Therapy dogs brighten days of Masonic Village residents in Aleppo
The room was quiet, but it was obvious the residents were getting antsy.
From their wheelchairs, they sat — focused on the hallway, watching for signs of their arrival. A few softly asked aloud, “Where are the dogs?”
When they finally got a glimpse of Gus and Oliver, the mood turned lighter.
“They just light up,” said Megan Zulauf, a music therapist who helps with therapeutic recreation at Masonic Village at Sewickley.
Though the program is not new, Zulauf said it has blossomed over the past year. Now, a group of about eight area volunteers take turns during the week bringing their certified therapy dogs to brighten the days of many of the residents of the Aleppo facility's Sturgeon Health Care Center.
Zulauf smiled as she glanced around the room at a handful of residents who were visiting with Gus and Oliver and chatting with the golden retrievers' Sewickley owners, Terry Rafalko and daughter Caylee. After a while, Lucas, a yellow labrador retriever, and Kira, another golden retriever — along with owners Diane Viall of Sewickley and Stephanie O'Kane of Edgeworth, respectively — joined them.
“They can never get enough of seeing the dogs. They bring out socialization and good memories,” Zulauf said.
Many of the residents had furry friends of their own before moving to Masonic Village.
Rita Meyer, a former dance instructor, had a dog named Dancer who she brought to the studio each day because she didn't want to leave it by itself throughout the day.
When her sister got home from work, she would call a taxi to drive Dancer home.
Another resident, Jim Phipps, said he's been an animal lover all of his life. He keeps a bulletin board of his “grand dogs” and “grand cats” in his room at Masonic Village. He said he enjoys spending time with the dogs that stop by.
Zulauf said she has seen the difference the dogs have made in some of the residents.
One man, who she said she hadn't heard speak more than a few words here and there, would talk to the dogs in full sentences.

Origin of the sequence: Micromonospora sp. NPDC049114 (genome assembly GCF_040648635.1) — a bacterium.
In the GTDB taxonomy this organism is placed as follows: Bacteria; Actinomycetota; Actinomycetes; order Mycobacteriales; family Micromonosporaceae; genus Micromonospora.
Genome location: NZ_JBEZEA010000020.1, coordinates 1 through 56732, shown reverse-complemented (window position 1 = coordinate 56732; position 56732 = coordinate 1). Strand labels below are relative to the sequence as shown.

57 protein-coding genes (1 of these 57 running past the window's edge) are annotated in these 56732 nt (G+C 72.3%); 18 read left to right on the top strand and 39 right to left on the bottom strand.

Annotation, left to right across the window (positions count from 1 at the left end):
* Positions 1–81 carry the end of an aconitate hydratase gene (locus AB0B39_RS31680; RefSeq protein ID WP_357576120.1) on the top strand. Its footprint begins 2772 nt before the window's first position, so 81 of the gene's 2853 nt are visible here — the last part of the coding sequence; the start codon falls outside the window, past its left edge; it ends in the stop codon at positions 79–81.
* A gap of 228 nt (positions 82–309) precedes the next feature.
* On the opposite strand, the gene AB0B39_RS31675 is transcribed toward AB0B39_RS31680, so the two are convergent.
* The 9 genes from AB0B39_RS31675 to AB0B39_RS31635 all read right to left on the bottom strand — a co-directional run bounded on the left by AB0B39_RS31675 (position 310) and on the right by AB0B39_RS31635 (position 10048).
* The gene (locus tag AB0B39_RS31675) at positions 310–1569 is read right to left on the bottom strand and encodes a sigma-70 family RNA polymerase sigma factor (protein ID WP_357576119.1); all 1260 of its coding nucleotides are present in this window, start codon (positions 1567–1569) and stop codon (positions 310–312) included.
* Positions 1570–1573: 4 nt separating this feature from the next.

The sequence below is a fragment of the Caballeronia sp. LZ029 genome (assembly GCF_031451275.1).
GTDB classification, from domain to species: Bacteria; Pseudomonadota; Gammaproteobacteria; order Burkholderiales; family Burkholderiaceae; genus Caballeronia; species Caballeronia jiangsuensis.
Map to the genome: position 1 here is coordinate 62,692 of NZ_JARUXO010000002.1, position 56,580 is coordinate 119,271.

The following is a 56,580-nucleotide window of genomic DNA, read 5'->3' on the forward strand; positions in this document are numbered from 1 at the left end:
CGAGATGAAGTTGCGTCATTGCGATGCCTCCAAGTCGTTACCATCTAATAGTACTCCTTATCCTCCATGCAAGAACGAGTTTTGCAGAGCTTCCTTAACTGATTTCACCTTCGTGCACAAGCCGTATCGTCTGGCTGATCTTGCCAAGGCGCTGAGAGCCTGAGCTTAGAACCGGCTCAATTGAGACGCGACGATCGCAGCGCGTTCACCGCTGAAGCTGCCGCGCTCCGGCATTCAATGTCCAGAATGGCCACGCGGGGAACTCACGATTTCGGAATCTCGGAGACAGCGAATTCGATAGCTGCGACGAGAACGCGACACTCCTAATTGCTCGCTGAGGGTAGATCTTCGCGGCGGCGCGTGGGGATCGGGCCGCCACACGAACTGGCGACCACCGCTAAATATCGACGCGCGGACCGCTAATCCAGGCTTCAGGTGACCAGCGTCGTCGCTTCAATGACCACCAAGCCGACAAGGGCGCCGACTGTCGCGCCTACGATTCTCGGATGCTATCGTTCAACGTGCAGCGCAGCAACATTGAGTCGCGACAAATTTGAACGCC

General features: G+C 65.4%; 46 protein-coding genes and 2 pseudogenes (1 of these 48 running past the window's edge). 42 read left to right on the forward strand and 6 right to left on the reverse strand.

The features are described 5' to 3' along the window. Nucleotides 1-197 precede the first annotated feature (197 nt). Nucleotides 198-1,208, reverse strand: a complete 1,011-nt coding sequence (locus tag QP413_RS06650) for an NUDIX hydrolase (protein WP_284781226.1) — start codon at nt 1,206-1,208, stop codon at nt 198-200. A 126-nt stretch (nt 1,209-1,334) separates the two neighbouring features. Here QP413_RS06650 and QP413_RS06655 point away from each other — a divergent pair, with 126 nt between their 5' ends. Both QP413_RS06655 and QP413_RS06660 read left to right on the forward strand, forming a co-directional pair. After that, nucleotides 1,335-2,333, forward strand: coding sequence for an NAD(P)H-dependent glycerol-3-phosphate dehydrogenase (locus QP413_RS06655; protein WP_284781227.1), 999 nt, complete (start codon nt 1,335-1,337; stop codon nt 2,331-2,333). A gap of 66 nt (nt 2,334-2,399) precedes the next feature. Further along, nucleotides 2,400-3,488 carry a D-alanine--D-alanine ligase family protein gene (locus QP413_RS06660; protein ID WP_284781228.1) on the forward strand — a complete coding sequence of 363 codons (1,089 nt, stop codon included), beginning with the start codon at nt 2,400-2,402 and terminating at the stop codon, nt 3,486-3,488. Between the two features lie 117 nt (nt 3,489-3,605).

“There's something special about an animal that is so loving. I think just the act of petting calms and brings joy,” Zulauf said.
O'Kane said she began bringing Kira to Masonic Village because she thought the animal would “really do well at it,” she said. She was inspired by people like the Rafalkos and has been making visits since January.
Terry Rafalko said she loves spending time and bringing her dogs to visit the residents.
“I love making new friends here. (The program) makes people so happy,” she said.
Kristina Serafini is a staff writer for Trib Total Media. She can be reached at 412-324-1405 or email@example.com.
Show commenting policy
TribLive commenting policy
You are solely responsible for your comments and by using TribLive.com you agree to our Terms of Service.
We moderate comments. Our goal is to provide substantive commentary for a general readership. By screening submissions, we provide a space where readers can share intelligent and informed commentary that enhances the quality of our news and information.
While most comments will be posted if they are on-topic and not abusive, moderating decisions are subjective. We will make them as carefully and consistently as we can. Because of the volume of reader comments, we cannot review individual moderation decisions with readers.
We value thoughtful comments representing a range of views that make their point quickly and politely. We make an effort to protect discussions from repeated comments either by the same reader or different readers.
We follow the same standards for taste as the daily newspaper. A few things we won't tolerate: personal attacks, obscenity, vulgarity, profanity (including expletives and letters followed by dashes), commercial promotion, impersonations, incoherence, proselytizing and SHOUTING. Don't include URLs to Web sites.
We do not edit comments. They are either approved or deleted. We reserve the right to edit a comment that is quoted or excerpted in an article. In this case, we may fix spelling and punctuation.
We welcome strong opinions and criticism of our work, but we don't want comments to become bogged down with discussions of our policies and we will moderate accordingly.
We appreciate it when readers and people quoted in articles or blog posts point out errors of fact or emphasis and will investigate all assertions. But these suggestions should be sent via e-mail. To avoid distracting other readers, we won't publish comments that suggest a correction. Instead, corrections will be made in a blog post or in an article.
- Bell Acres police investigate attempted child luring
- No average jack-o-lantern will do for skilled pumpkin carvers
- Hoeys Run project holding up Sewickley theater project
- Departing Sewickley couple wants to leave seeds of hope behind
- Howard Hanna to raze damaged Sewickley office building, rebuild
- Quaker Valley board aims to clarify policies on communication, who can drive students
- Halloween activities scheduled around the Sewickley Valley
- Koch: Age gracefully? Nope — gonna fight it every step of the way